Alemayehu G. Mariam
It is hard to talk about Ethiopia these days in non-apocalyptic terms. Millions of Ethiopians are facing their old enemy again for the third time in nearly forty years. The Black Horseman of famine is stalking that ancient land. A year ago, Meles Zenawi’s regime denied there was any famine. Only “minor problems” of spot shortages of food which will “be soon brought under control,” it said dismissively. The regime boldly predicted a 7-10 percent increase in the annual harvest over 2007. Simon Mechale, head of the country’s Disaster Prevention and Preparedness Agency, proudly declared: “Ethiopia will soon fully ensure its food security.” For several years, the regime has been touting its Productive Safety Net Programme would result in ending the “cycle of dependence on food aid” by bridging production deficits and protecting household and community assets. Famine and chronic food shortages were officially ostracized from Ethiopia.
But the famine juggernaut could not be stopped. Recently, Mitiku Kassa, Ethiopia’s state minister for agriculture and rural development, was panhandling international donors to give $121 million in food aid to feed some 5 million people. The United Nations World Food Programme says a much larger emergency fund of $285 million in international food aid is needed to avert mass starvation just in the next six months.
Zenawi’s regime has been downplaying and double-talking the famine situation. It is too embarrassed to admit the astronomical number of people facing starvation in a country which, by the regime’s own accounts, is bursting at the seams from runaway economic development. USAID’s Famine Early Warning Systems Network in its September, 2009 Situation Report indicated that there are “an additional 7.5 million” individuals to those reported by the Ethiopian government who are “chronically food insecure.” Regardless of the euphemisms, code words and rhetorical flourish used to describe the situation by politically correct international agencies, between 15-18 per cent of the Ethiopian population is at risk of full blown famine, according to estimates of various international famine relief organizations.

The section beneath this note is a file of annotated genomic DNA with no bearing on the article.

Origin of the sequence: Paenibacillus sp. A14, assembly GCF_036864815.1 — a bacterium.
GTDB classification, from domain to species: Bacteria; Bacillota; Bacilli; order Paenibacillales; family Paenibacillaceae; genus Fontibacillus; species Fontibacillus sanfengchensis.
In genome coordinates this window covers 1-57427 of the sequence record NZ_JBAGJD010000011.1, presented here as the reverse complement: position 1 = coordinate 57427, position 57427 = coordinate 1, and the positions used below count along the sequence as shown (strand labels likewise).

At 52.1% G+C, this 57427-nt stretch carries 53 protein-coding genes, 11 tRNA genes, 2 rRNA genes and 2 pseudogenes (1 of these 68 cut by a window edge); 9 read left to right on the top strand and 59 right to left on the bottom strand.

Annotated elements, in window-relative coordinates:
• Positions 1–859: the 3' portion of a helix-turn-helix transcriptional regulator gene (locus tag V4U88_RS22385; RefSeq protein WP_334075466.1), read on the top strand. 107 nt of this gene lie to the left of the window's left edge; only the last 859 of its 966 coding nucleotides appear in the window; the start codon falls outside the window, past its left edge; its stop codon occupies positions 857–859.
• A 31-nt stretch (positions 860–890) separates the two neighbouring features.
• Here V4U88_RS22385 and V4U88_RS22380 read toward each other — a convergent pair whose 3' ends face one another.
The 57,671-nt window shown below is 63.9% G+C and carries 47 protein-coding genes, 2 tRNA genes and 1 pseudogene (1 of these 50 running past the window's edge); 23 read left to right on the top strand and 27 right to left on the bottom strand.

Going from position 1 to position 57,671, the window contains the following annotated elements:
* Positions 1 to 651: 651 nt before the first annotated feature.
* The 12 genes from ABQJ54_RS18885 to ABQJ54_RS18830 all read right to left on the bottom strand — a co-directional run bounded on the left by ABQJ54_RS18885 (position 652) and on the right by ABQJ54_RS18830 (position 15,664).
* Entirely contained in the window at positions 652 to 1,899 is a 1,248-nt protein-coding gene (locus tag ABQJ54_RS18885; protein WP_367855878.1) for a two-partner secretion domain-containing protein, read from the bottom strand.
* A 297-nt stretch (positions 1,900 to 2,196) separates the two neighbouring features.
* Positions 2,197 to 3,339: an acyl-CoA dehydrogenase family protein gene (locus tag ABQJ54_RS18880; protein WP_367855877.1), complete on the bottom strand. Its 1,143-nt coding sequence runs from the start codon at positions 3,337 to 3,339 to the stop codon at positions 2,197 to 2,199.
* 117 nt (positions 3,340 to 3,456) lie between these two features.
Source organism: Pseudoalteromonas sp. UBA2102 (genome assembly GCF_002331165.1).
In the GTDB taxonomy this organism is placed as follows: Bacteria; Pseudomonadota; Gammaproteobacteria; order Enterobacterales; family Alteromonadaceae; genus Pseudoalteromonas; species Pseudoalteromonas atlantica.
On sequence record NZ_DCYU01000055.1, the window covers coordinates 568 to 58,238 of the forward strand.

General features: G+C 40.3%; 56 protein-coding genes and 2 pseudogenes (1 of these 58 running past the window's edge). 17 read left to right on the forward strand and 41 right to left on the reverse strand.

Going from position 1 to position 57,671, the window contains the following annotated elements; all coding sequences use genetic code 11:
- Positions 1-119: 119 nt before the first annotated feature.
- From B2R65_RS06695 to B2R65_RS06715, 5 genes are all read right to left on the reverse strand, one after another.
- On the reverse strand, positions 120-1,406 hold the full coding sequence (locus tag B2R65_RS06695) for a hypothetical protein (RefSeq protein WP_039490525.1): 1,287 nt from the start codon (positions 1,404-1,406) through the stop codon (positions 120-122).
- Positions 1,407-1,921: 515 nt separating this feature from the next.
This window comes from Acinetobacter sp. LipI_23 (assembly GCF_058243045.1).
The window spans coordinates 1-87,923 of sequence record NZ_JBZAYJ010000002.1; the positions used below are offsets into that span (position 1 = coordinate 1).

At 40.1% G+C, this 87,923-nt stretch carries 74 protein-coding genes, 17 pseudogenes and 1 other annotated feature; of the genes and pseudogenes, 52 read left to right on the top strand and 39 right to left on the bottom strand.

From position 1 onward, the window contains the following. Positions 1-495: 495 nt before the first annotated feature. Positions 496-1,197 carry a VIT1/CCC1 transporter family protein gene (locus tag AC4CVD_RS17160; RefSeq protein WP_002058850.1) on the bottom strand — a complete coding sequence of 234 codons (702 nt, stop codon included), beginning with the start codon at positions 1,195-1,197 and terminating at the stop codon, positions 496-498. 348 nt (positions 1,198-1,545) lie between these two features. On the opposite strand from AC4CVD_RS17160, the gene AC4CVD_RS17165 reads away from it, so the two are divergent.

Many Ethiopians view the recurrent famines as an expression of divine wrath. Successive governments have evaded responsibility for their failure to prevent or mitigate famine conditions. In 1973/4, Ethiopia’s “hidden famine,” exposed to the world by the BBC’s Jonathan Dimbleby, resulted in the deaths of an estimated 200,000 Ethiopians. Emperor Haile Selassie said he was unaware of the magnitude of the famine. He lost his throne and life in the ensuing military coup. In 1984/5, the Soviet-supported socialist military junta known as the “Derg” denied the existence of a famine which consumed over 1 million Ethiopians. Today, the regime of Meles Zenawi shamelessly presides over a third apocalyptic famine in 40 years while boasting to the world an “11 per cent economic growth over the past six years.”
Every Ethiopian government over the past four decades has blamed famine on “acts of God.” The current regime, like its predecessors, blames “poor and erratic rains,” “drought conditions,” “deforestation and soil erosion,” “overgrazing,” and other “natural factors” for famine and chronic food shortages in Ethiopia. Zenawi’s regime even has the brazen audacity to blame “Western indifference” and “apathy” in not providing timely food aid for the suffering of starving Ethiopians.